"But Peter sent them all out and knelt down and prayed…" What's Peter doing? Remember what he did before? He did exactly what Jesus did. He didn't say, "I heal." He said, "Jesus heals." Now this woman isn't there to believe, so Peter prays. When Jesus was before his friend Lazarus, do you know he didn't pray? He just said, "Father, I know that you're there. I'm saying this for them, that they might know that it's all about you." He then said, "Lazarus, come forth."

In Mark, chapter 5, there's a little girl, which is really interesting. The word for little girl is Talitha. This gal's name is Tabitha. There's only a one-letter difference between what Peter says here in Acts 9 and what Jesus says in Mark 5. Jesus says, "Talitha kum." Peter says, "Tabitha, kum," but Peter doesn't do it with his own authority. He says, "God, this has to be you. I can't raise people from the dead, but Jesus can."

So he speaks up and says, "Tabitha, arise. Come hither." "And she opened her eyes, and when she saw Peter, she sat up." What do you think she did? I'm going to tell you what she did. She got after it. She went hard to the hole to serve again. This is not some woman who was a nag, and the church showed up and brought her back, and all of a sudden that life you're trying to get rid of is back. That's like the zombie apocalypse when that happens. You're not happy. Like, "What do we have to do to get rid of these people?"

Here, you know that this gal went out faithfully, and when she was brought back, there was great rejoicing, because faithfulness abounded. She died again. This was a resuscitation; it wasn't a resurrection. "And he gave her his hand and raised her up; and calling the saints and widows, he presented her alive." That's the way Jesus wants to present you: Alive. Alive to goodness and mercy, alive to the truth of God, alive to the comforting power of the Holy Spirit, alive to that which builds you up so that the Word of God could increase. Do you all see this?

There are two kinds of people in the world. There are the kinds of people who bring joy wherever they go, and there are the people who bring joy whenever they go. Oscar Wilde. What I would offer to you is the church ought to be the people who bring joy wherever they go. They ought to bring light, sowing of the Word of God, and an absolute humility. I'm a kindler of the fire; I'm not the fire. I'm a sower of the seed; I'm not the seed. This is about Jesus. He heals. "Father, if you will, bring this man back to life from the deadness of his sin." When it happens, all glory to Jesus.

Church, you don't want to go out to when you leave people are glad you're gone. If the only people who are happy the church is here today is us because we have something to do on Sunday morning, woe be us. People ought to bring forth… When the government wants to shut us down, people ought to come forth and say, "Don't get rid of those people. Look at the good works and the kindness they were to us," and the poorer and more indigent they are the more they ought to say it. Let's go out and be faithful.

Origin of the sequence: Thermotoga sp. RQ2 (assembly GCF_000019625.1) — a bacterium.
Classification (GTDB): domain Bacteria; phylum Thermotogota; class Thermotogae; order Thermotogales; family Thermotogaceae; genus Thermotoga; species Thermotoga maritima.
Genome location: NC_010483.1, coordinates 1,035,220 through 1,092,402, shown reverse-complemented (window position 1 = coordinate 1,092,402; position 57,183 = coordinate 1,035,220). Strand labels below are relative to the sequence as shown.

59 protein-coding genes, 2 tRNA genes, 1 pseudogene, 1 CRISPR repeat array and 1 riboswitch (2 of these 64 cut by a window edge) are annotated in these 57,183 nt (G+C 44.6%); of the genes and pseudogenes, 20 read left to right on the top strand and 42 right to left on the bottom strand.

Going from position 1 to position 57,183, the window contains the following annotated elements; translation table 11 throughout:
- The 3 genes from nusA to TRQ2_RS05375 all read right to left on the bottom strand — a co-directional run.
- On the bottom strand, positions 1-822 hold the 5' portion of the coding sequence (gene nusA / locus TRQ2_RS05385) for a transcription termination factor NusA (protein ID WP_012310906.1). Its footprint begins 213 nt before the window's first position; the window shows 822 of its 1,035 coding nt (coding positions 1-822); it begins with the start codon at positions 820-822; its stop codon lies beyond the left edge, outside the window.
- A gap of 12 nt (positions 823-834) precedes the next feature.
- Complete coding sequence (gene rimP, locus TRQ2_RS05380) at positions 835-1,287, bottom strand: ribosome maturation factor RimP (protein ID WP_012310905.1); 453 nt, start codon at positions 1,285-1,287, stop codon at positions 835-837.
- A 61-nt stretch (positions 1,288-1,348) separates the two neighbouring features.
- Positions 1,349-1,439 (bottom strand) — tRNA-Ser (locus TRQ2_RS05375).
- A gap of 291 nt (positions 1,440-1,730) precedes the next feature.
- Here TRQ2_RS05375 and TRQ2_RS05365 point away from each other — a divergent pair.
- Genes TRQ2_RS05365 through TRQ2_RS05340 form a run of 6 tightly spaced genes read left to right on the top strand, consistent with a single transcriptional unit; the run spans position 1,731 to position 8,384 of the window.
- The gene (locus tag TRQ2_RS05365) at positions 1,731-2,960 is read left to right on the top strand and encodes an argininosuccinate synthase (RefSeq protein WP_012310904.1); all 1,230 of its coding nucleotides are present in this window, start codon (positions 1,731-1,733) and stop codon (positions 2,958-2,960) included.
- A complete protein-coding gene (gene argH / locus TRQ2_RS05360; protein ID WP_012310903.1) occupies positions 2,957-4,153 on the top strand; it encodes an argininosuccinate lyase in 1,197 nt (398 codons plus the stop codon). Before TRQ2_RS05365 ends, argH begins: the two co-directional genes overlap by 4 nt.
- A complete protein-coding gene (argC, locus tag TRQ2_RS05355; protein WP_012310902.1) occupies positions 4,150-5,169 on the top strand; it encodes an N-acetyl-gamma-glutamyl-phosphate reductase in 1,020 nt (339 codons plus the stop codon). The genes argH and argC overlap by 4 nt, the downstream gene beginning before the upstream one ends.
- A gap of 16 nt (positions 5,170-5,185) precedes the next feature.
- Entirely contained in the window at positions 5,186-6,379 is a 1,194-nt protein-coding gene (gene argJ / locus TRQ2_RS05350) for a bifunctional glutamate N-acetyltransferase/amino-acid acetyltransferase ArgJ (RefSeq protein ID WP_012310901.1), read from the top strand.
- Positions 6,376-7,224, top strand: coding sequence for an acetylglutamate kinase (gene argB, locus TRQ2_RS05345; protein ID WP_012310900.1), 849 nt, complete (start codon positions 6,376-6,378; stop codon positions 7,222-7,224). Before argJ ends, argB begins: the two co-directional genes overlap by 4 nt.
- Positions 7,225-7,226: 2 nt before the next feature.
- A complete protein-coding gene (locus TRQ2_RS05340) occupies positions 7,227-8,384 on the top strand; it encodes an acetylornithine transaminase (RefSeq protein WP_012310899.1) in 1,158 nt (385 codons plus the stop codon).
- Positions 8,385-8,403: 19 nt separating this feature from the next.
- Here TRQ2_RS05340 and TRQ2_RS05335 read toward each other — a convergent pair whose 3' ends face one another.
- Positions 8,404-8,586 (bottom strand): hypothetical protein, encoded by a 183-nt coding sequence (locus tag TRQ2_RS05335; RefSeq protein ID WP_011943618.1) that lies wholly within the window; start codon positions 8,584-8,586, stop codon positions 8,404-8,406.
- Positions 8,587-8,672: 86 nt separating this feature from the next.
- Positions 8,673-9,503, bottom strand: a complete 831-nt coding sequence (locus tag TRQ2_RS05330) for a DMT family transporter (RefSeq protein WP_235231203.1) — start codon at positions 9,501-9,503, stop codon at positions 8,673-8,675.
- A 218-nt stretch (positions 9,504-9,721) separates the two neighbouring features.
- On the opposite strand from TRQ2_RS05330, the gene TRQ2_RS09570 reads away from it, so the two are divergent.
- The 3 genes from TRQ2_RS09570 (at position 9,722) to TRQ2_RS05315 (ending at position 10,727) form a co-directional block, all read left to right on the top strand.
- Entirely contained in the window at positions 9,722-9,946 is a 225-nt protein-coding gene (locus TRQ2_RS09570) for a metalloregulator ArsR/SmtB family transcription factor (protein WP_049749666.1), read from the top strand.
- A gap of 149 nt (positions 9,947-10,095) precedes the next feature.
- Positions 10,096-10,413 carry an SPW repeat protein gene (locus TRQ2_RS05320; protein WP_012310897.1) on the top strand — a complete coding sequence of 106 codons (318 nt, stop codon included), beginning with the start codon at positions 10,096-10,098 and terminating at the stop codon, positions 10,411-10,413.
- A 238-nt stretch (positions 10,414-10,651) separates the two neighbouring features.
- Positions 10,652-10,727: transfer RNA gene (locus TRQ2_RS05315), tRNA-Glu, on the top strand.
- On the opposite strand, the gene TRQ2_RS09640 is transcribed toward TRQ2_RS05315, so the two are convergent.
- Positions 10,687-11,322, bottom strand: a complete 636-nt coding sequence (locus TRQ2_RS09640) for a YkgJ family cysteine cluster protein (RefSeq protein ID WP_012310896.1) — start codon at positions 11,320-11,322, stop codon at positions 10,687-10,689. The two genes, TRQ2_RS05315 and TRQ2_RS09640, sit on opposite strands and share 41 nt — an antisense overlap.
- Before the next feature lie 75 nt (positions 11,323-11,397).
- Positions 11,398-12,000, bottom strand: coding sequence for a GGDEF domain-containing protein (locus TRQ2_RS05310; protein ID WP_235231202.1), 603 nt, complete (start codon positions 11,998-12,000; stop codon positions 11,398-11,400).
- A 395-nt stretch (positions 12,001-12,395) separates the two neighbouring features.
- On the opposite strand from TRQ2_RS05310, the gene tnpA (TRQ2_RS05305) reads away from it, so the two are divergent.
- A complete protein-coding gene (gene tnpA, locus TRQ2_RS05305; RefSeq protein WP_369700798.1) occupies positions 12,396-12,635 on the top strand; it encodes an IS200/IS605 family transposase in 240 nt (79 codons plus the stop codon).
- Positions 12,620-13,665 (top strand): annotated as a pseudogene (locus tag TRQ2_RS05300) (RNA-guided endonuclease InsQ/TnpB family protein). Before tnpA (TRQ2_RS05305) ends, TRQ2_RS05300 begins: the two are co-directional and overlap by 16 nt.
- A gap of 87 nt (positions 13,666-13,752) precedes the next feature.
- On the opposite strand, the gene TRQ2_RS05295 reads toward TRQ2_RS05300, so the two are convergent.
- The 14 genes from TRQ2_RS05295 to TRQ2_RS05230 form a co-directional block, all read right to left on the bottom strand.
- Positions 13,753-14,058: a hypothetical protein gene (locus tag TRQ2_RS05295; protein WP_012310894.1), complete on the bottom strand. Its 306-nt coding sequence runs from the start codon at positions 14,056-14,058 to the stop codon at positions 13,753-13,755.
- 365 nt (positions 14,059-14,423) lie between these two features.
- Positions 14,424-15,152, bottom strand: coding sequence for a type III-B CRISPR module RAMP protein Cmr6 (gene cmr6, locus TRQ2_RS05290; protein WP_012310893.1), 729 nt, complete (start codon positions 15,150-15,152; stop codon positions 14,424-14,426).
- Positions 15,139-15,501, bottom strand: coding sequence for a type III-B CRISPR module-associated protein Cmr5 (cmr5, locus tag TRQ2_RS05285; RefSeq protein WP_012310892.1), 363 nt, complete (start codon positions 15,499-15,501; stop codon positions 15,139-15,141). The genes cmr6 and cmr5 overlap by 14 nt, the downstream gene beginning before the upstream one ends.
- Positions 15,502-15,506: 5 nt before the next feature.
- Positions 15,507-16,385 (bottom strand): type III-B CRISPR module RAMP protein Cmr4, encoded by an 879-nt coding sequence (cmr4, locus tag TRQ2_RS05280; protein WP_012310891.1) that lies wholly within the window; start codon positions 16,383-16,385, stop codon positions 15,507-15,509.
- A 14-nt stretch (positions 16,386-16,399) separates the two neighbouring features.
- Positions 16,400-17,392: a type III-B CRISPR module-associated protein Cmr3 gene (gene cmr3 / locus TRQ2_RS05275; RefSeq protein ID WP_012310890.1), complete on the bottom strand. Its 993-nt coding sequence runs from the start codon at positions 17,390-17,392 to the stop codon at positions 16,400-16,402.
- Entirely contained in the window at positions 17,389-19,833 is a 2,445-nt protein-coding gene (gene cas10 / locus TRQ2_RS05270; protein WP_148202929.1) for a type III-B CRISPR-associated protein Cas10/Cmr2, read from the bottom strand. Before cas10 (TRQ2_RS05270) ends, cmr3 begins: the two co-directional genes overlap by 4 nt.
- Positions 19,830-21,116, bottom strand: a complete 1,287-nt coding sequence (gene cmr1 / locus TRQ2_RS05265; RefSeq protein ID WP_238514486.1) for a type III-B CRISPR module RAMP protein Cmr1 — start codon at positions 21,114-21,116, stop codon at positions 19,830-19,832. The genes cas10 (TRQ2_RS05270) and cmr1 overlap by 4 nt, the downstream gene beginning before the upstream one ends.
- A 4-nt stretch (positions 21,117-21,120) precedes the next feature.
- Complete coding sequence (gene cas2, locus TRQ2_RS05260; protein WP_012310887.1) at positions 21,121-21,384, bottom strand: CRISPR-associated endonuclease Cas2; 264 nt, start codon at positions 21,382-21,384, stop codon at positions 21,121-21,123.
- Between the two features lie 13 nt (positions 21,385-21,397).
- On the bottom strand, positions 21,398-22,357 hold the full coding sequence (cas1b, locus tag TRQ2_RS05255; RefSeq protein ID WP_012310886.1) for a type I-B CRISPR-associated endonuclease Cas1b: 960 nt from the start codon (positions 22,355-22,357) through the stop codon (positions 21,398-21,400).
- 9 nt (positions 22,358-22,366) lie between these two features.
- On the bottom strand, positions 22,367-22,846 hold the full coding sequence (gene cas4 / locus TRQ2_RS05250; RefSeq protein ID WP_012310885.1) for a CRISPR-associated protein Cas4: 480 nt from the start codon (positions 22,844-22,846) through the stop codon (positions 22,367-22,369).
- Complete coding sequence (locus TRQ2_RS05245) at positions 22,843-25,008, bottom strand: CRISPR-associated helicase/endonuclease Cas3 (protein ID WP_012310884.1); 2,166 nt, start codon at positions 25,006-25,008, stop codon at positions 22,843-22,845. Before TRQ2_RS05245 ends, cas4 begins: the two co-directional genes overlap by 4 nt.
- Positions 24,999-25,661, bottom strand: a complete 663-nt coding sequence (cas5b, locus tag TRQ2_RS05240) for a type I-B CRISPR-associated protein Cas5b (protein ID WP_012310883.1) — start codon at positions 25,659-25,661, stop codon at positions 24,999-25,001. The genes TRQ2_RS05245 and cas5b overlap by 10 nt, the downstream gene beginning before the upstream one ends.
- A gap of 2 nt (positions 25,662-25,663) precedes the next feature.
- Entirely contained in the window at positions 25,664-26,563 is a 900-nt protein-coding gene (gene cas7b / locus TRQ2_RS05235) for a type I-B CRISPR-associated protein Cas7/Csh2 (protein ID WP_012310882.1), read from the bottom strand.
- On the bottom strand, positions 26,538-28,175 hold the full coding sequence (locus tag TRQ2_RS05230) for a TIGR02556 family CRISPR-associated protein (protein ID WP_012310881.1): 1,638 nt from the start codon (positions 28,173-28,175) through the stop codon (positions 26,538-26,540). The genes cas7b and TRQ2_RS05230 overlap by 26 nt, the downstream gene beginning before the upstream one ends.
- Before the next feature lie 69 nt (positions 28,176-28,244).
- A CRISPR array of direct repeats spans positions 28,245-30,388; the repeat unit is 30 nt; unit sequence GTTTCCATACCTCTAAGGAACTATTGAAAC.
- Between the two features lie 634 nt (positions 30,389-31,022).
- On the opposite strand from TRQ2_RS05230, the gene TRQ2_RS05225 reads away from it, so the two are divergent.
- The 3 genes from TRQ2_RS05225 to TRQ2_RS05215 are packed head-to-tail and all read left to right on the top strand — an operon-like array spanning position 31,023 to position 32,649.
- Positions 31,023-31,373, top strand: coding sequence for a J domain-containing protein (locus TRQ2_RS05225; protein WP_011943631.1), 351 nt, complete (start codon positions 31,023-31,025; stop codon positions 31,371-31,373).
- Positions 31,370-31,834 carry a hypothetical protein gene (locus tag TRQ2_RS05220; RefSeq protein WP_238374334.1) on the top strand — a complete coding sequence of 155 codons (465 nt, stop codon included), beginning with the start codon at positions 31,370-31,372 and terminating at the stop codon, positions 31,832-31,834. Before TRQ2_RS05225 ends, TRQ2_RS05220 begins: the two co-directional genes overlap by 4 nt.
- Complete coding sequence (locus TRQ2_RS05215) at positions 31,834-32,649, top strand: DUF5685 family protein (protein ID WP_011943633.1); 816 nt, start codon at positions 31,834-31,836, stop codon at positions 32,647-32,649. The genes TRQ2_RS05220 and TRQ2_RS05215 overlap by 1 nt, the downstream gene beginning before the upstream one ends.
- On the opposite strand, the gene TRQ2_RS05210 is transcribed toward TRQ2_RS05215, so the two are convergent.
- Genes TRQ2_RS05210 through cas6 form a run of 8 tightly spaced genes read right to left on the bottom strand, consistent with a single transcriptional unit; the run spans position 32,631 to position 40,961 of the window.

Father, I pray that the way we would go out from here, having heard the Word of God today, is filled with faithfulness, filled with a confidence that you are the one who does great things. Lord, would you help us to be people who, when we are given newness of life, walk in a way that is attentive to your Word, that we might be built up, that we fear you? We don't want to miss an opportunity to serve you. While we're still here as Peter, we want to be doing everything a faithful Peter should do.

We want to be comforted by the Holy Spirit. It's his power that works mightily in us. It's not up to our skill. It's up to our faithfulness so that the glory of God might increase and so would our joy as we see our King being recognized. We thank you, King, for what you have done. Would you remind us that there are some people who are going to go out really wrong? Make us to go out like Tabitha. Bring forth from us life. Make us like Lazarus who leaves our grave clothes behind. Help us to listen and be encouraged even by the words of this song and be reminded how we should go out. In Jesus' name, amen.

Here's the thing. You don't want to go out of here and be a nag. You don't want to go out of here, having been resurrected by the truth of God's Word, and jump somebody and run them down. You want to go out of here today and out of this life having been somebody the widows mourn over because grace is gone, that darkness is sad because a means of light is gone. If you've never had that light come into you, you don't want to go out of here today indifferent to the fact that Jesus changes you. Jesus heals. Today is your day to respond to that.

So let's not go out of here and just go back to acting like it's not a big deal. This is our moment, Peter. In a few chapters, we're gone, and it's all about Paul. Where we are today, people ought to be whistling for us to come to bring comfort, because we've been comforted. If you need to be comforted today, don't go out of here thinking you'll get to it later. If you have been comforted before, let's get out of here and be faithful.

That's why we say at the end of every service, "Let's go have a great week of worship." It's what the church does. It goes out differently into the world, not because we're the light, but we're the vessels through which light shines through. That's the way we go out. I want you to think about all of the places on the map that this room, Plano, and Fort Worth represent. That's the way we want to go out: as lights for others. Would you come if you need to know that light? If you know it, would you go and be it all your days? That's the way you want to go out. Have a great week of worship. We'll see you.